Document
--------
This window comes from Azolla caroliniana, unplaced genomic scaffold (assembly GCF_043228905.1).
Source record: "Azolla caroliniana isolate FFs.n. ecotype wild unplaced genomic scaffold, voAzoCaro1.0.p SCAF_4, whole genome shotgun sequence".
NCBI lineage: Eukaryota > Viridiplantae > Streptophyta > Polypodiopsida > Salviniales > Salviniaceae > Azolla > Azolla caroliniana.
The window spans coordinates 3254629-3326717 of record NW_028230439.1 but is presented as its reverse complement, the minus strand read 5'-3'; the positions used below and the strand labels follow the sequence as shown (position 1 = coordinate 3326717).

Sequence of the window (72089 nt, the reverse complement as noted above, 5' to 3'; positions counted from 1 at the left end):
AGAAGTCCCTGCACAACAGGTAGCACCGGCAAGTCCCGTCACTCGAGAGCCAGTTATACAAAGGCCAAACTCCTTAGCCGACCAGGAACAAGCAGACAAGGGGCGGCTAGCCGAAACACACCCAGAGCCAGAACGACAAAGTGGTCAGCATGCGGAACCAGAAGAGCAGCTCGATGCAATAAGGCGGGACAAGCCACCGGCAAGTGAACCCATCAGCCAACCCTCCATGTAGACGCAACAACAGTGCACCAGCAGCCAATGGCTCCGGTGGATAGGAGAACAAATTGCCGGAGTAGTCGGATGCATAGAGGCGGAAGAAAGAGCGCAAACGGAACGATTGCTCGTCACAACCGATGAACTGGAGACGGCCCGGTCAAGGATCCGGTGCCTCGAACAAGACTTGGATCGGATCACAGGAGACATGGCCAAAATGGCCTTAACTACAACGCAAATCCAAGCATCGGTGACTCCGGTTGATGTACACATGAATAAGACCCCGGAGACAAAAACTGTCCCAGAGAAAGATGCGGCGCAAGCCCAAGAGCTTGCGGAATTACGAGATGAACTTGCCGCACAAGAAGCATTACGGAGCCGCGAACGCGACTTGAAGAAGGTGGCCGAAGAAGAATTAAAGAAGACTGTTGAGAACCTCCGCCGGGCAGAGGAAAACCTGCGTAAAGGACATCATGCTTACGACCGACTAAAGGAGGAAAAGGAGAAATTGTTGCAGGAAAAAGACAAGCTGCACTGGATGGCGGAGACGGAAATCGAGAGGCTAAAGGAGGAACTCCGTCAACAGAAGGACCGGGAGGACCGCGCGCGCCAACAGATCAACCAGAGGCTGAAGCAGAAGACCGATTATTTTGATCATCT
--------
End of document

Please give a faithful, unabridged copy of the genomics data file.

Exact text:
This window comes from Azolla caroliniana, unplaced genomic scaffold (assembly GCF_043228905.1).
Source record: "Azolla caroliniana isolate FFs.n. ecotype wild unplaced genomic scaffold, voAzoCaro1.0.p SCAF_4, whole genome shotgun sequence".
NCBI lineage: Eukaryota > Viridiplantae > Streptophyta > Polypodiopsida > Salviniales > Salviniaceae > Azolla > Azolla caroliniana.
The window spans coordinates 3254629-3326717 of record NW_028230439.1 but is presented as its reverse complement, the minus strand read 5'-3'; the positions used below and the strand labels follow the sequence as shown (position 1 = coordinate 3326717).

Sequence of the window (72089 nt, the reverse complement as noted above, 5' to 3'; positions counted from 1 at the left end):
AGAAGTCCCTGCACAACAGGTAGCACCGGCAAGTCCCGTCACTCGAGAGCCAGTTATACAAAGGCCAAACTCCTTAGCCGACCAGGAACAAGCAGACAAGGGGCGGCTAGCCGAAACACACCCAGAGCCAGAACGACAAAGTGGTCAGCATGCGGAACCAGAAGAGCAGCTCGATGCAATAAGGCGGGACAAGCCACCGGCAAGTGAACCCATCAGCCAACCCTCCATGTAGACGCAACAACAGTGCACCAGCAGCCAATGGCTCCGGTGGATAGGAGAACAAATTGCCGGAGTAGTCGGATGCATAGAGGCGGAAGAAAGAGCGCAAACGGAACGATTGCTCGTCACAACCGATGAACTGGAGACGGCCCGGTCAAGGATCCGGTGCCTCGAACAAGACTTGGATCGGATCACAGGAGACATGGCCAAAATGGCCTTAACTACAACGCAAATCCAAGCATCGGTGACTCCGGTTGATGTACACATGAATAAGACCCCGGAGACAAAAACTGTCCCAGAGAAAGATGCGGCGCAAGCCCAAGAGCTTGCGGAATTACGAGATGAACTTGCCGCACAAGAAGCATTACGGAGCCGCGAACGCGACTTGAAGAAGGTGGCCGAAGAAGAATTAAAGAAGACTGTTGAGAACCTCCGCCGGGCAGAGGAAAACCTGCGTAAAGGACATCATGCTTACGACCGACTAAAGGAGGAAAAGGAGAAATTGTTGCAGGAAAAAGACAAGCTGCACTGGATGGCGGAGACGGAAATCGAGAGGCTAAAGGAGGAACTCCGTCAACAGAAGGACCGGGAGGACCGCGCGCGCCAACAGATCAACCAGAGGCTGAAGCAGAAGACCGATTATTTTGATCATCT